OUR SPORTS WORLD
Los Angeles has always been about the art of the Big Deal. Big companies, big mergers, big movies. And big time L.A. basketball is no different.
They added Wilt from Philadelphia, Kareem from Milwaukee, Shaq from Orlando, Kobe from Charlotte, and to a lesser, but just as valuable extent, Pau Gasol from Memphis. All of those deals made the Los Angeles Lakers, The Los Angeles Lakers. And now, Magic Johnson has caught perhaps the franchise's biggest bounty ever: LeBron James.
So far, the Lakers have signed Lance Stephenson and Javale McGee to go along with LeBron. Nice players, but none of these guys will be Robin to James' Batman. They're not even Alfred the butler.
The guys who would have made the best sidekicks have already made their own spin-off series. L.A. native Paul George is staying in Oklahoma City. LeBron's buddy Chris Paul is resigning in Houston. Kevin Durant is staying put with the Warriors. And if Los Angeles wants Kawhi Leonard this year, it'll cost them Brandon Ingram, Kyle Kuzma, and a ton of future draft picks just to start the trade talks with San Antonio.
But the Lakers still have enough cap space for another max contract to build their super-team. But who will be? Will it be Demarcus Cousins? The talented, but ahem, headstrong center is coming off a torn Achilles tendon. How about Clint Capella? His playoff performances for the Houston Rockets got him a lot of interest, but is he worth a max deal? Do either of these two free agents even fit Luke Walton's offense?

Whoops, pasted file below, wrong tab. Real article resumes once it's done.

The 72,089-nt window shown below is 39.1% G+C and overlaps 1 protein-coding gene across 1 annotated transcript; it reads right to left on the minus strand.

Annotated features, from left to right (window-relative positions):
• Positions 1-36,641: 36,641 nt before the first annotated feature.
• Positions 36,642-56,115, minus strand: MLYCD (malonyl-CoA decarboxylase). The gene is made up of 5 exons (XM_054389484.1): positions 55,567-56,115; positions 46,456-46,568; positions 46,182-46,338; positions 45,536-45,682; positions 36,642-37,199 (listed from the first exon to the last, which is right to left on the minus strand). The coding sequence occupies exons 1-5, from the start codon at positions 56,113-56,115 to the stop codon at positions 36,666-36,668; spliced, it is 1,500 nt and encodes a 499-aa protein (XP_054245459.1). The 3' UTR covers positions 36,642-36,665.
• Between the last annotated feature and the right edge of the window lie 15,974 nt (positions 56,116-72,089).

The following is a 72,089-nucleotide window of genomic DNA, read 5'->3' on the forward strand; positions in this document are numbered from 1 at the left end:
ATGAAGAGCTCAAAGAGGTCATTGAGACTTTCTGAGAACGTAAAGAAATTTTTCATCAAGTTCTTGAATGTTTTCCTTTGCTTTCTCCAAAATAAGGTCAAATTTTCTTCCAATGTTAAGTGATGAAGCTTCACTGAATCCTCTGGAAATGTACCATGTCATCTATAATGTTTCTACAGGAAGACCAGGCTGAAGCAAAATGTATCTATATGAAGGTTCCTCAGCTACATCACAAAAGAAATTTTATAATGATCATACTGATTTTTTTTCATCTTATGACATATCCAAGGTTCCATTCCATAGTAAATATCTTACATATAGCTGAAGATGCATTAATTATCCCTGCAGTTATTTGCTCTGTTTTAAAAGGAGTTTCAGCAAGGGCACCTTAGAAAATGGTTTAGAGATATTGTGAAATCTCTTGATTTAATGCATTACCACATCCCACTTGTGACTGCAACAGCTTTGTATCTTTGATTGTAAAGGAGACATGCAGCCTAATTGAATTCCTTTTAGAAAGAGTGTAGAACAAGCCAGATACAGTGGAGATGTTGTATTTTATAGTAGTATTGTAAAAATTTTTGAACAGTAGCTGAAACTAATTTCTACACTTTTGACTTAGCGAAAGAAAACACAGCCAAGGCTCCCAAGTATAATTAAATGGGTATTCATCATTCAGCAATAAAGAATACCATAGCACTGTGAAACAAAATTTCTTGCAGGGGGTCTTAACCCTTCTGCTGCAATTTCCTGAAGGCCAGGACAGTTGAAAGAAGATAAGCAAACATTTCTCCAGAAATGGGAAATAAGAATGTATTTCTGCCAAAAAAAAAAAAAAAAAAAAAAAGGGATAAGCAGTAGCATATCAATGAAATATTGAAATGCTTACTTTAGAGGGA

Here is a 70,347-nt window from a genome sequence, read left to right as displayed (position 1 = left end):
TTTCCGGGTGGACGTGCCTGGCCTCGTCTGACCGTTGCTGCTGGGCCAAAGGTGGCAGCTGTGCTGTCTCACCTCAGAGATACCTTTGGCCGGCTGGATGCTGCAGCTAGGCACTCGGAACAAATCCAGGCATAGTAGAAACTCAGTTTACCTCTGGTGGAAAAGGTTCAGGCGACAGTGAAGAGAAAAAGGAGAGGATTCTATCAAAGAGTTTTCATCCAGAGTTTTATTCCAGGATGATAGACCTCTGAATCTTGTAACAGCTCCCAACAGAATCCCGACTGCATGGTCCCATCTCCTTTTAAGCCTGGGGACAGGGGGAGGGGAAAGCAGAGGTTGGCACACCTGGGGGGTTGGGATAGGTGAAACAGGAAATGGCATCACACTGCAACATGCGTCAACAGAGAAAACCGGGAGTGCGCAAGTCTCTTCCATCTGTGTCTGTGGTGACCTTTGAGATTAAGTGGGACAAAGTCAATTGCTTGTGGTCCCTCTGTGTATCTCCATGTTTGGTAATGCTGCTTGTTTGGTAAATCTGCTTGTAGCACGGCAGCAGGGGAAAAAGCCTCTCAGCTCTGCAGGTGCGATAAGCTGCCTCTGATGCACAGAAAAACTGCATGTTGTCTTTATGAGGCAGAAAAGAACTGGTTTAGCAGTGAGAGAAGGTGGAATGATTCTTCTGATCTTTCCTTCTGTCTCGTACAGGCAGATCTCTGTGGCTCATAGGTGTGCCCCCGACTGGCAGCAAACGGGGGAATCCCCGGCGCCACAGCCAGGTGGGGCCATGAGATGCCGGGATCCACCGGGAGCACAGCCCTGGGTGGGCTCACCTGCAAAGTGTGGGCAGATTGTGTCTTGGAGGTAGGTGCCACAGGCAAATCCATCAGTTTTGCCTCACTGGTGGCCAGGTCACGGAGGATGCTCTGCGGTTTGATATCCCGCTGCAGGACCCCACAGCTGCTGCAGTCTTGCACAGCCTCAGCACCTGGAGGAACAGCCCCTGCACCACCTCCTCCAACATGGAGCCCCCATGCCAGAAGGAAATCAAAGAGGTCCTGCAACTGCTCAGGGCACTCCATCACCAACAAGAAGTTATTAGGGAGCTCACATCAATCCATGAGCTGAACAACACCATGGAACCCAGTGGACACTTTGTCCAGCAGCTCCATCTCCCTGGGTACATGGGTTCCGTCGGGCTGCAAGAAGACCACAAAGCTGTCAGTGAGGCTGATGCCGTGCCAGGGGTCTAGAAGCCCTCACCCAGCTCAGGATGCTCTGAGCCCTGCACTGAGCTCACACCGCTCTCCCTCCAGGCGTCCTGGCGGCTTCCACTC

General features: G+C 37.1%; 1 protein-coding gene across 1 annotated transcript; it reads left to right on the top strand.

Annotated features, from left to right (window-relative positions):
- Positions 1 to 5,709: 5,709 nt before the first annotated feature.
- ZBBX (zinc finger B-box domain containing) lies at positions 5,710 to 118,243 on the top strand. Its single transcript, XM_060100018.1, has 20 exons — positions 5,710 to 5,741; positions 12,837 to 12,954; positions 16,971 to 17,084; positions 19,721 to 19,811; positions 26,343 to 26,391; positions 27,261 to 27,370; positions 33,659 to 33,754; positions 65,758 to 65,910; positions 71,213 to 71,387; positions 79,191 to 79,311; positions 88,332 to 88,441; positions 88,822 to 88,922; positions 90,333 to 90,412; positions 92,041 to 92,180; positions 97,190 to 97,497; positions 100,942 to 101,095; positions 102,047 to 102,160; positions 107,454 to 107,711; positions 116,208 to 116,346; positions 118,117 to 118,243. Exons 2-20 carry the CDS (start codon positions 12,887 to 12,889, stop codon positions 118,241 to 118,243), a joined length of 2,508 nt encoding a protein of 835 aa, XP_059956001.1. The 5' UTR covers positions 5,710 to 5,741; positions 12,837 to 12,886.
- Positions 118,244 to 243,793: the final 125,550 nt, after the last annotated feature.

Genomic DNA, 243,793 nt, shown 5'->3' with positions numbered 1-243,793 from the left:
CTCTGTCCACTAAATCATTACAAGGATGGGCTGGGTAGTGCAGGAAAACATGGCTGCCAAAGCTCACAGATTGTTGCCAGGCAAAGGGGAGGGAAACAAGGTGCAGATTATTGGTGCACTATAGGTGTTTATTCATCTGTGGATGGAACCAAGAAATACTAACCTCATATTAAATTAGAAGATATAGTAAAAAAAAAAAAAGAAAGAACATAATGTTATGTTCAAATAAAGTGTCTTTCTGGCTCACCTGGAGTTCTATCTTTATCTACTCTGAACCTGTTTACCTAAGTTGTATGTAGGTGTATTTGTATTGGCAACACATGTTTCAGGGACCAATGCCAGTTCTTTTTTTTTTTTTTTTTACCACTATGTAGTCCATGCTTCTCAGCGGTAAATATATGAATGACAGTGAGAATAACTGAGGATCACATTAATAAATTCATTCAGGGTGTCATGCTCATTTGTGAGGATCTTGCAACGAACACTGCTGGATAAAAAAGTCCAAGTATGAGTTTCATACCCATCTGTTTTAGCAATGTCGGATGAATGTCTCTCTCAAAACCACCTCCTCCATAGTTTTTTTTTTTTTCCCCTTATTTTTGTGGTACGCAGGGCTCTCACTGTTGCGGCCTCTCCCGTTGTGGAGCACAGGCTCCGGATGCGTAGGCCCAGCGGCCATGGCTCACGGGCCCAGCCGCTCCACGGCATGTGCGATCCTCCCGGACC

LeBron James is incredibly gifted, highly intelligent, and arguably, the most talented player basketball in history. But the "system" he's played in usually consists of him dribbling with the ball ad nauseam, driving to the hoop for a basket or kicking it out to a teammate who's been camped out at the three point line the entire possession. Walton has implemented the ball movement philosophy he learned in Golden State. LeBron has seen how good this system can be with the right parts. Certainly, he can adapt his game into a system that already is well suited for his talents, can't he?
But he's got to know that he will need to be the clear leader for a young roster with some talent. His intelligence and work ethic will be invaluable to these players. Maybe, even just by osmosis, these young players will learn what it means to play for a championship.
James has to know that wherever he goes, a circus seems to follow, usually through his own doing. And for some reason, he likes to have a few bad acts to come with him. There's already a big loudmouth hovering around that the Lakers have done their best to mute. Don't send in the clowns.
The Lakers have to set boundaries. And James must understand them. Players play, coaches coach, and the front office builds the roster. Any intermixing of the three will result in a radioactive mess. Both the Lakers and LeBron have firsthand experience with that as well. It cannot happen again.
But above all else, the Los Angeles Lakers and their rabid fan base don't hold ticker-tape parades for Western Conference titles. They don't just hang the jerseys of just anyone who wore the purple and gold at the Staples Center. It's not about winning a championship, it's about winning multiple championships.
There are deals yet to come, I'm certain. There could be some this year, could be next. And right now, as currently constructed, the Lakers aren't ready. At best, they are the third best team in the West. At best. At worst, LeBron will be babysitting a bunch of not ready for prime-time players.
LeBron, the clock is ticking, and you're already running behind.